- TOP PLAYERSOffensePABLO S. TORRE | August 20, 2012
- TAMPA BAY buccaneersENEMY lines WHAT A RIVAL COACH SAYSJune 28, 2012
- Faces in the CrowdJune 11, 2001
At the University of Wisconsin they're called lumberjacks—big, reticent, unheralded kids who come down from the North Woods in flannel shirts and boots and go wild on the football field. David Greenwood, the Michigan Panthers' All-USFL strong safety and transcendent athlete, was a lumberjack when he arrived in Madison as a freshman in 1979.
Born and raised in Park Falls, Wis. (pop. 3,246), which lies 60 miles south of Lake Superior at the western edge of the Chequamegon National Forest, Greenwood himself didn't know how good an athlete he was. He had won the state scholastic high jump championship four years in a row, and in his senior year he'd also won the long jump and high hurdles titles. His basketball team had gone to the state finals twice, and as a senior he had batted .508 as a pitcher, catcher and third baseman on the Park Falls High baseball team. All in all, he had won 12 varsity letters. But Park Falls was a Class B school competing for Class B honors. And its football team was terrible.
"When I went to Wisconsin I wasn't looking too far into the future," says Greenwood. "I certainly wasn't thinking about the pros. There were a lot of things I didn't know about. I mean, I'd never even seen a black person until my basketball team went to the state tourney."
Not too many blacks had seen a white person like Greenwood, either. While on his recruiting trip to Madison, Greenwood joined a group of black varsity football players who were dunking basketballs in the campus gym. At 6'3" and 190 pounds, he seemed too short, muscular and pale to keep the pace. But when the players started getting "tricky," Greenwood let loose. He showed them his standing two-handed dunk, his behind-the-head dunk, his two-balls-at-once dunk. He didn't tell them he had once hit the backboard with his face while warming up for a high school game.
"Afterward they said, 'Hey, white guy, you must be half black,' " says Greenwood. "I was good friends with the black players from then on."
Greenwood started at safety for the Badgers for four years, leading the team in interceptions three times and earning All-Big Ten honors twice. He also punted for three seasons, setting a Wisconsin record for most career punts (185) while averaging 37.8 yards per kick. In track he high-jumped 7'2" and won the Big Ten outdoor title as a junior. He also set the school record in the decathlon (6,893 points) in a brief, and reckless, career as a decathlete. Head football coach Dave McClain called him "the best pure athlete we've ever had." The late Dan McClimon, his track coach, called him "a leftover lumberjack from prehistoric days."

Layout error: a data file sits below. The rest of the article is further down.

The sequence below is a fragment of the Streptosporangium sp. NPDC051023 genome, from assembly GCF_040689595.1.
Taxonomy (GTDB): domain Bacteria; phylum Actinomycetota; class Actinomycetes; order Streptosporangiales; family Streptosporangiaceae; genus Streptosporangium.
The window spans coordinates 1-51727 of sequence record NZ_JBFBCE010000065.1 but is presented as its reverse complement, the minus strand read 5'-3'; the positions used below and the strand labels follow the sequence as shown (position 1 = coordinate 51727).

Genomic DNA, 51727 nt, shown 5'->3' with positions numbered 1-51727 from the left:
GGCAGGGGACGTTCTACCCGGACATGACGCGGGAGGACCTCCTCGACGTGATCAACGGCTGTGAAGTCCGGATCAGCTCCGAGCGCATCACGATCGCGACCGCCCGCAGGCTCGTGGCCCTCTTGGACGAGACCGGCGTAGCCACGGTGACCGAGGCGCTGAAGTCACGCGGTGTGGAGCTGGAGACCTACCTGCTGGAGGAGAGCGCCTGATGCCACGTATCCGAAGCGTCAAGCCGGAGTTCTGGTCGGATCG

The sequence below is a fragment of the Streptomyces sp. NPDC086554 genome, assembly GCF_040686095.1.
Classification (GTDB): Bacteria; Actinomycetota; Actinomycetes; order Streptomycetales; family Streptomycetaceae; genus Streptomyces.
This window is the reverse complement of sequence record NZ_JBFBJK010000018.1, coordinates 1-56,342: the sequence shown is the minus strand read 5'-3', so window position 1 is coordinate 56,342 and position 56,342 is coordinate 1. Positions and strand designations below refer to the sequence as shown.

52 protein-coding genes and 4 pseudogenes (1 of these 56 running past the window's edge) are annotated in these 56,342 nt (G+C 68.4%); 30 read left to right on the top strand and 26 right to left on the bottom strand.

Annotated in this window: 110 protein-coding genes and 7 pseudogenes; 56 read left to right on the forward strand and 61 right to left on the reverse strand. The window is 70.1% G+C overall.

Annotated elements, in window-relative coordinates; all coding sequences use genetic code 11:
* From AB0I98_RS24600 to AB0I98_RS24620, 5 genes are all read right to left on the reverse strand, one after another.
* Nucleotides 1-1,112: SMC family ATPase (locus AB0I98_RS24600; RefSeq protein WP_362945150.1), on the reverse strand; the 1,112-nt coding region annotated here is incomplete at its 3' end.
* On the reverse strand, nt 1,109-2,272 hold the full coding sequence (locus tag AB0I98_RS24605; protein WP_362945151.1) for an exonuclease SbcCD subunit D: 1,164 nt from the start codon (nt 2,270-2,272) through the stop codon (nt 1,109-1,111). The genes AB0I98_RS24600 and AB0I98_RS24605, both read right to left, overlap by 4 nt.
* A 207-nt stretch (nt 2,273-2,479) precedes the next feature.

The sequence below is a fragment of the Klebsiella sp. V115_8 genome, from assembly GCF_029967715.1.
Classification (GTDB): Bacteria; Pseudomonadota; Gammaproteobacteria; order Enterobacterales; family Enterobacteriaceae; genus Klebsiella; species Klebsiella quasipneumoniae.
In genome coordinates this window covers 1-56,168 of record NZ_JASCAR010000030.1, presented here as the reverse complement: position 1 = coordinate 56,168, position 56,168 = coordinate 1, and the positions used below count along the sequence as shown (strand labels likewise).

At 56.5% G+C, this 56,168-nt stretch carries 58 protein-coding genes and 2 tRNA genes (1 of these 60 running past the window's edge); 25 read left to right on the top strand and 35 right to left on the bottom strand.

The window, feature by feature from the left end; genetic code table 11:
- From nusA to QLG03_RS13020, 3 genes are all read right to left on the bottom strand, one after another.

When the Panthers made Greenwood their first pick in the first round of the inaugural USFL draft last year, a reporter asked coach Jim Stanley why the team had chosen a defensive back rather than an offensive player. "We figure he can save more games than anybody would win," said Stanley.
What he had correctly divined was that the entire USFL would be weak in the secondary and that a great safety could make a big difference. "I think a bona fide defensive back is the hardest thing there is to draft," says Stanley. "And I think Greenwood is the best safety in the league. If you count the NFL, he's right up there with them—if he's not the best."
Certainly Greenwood was a force in Michigan's drive to last year's USFL championship. In a critical June game against Washington he recovered a fumble, deflected four passes and blocked a field-goal attempt to help preserve a 27-25 Panther win. In the playoff and championship games he had 10 tackles, two assists, two deflections and an interception.
"He's as big and tough as a linebacker, which makes his blitzes effective because he can go right through a blocker," says Stanley. "And because of the way he can jump, you don't fret as much when the ball's in the air because he's got a chance to get it." Against Arizona this season, Greenwood leaped high above the Wranglers' All-USFL wide receiver, Trumaine Johnson, to make a last-minute interception in the end zone and lock up a 31-26 Michigan victory.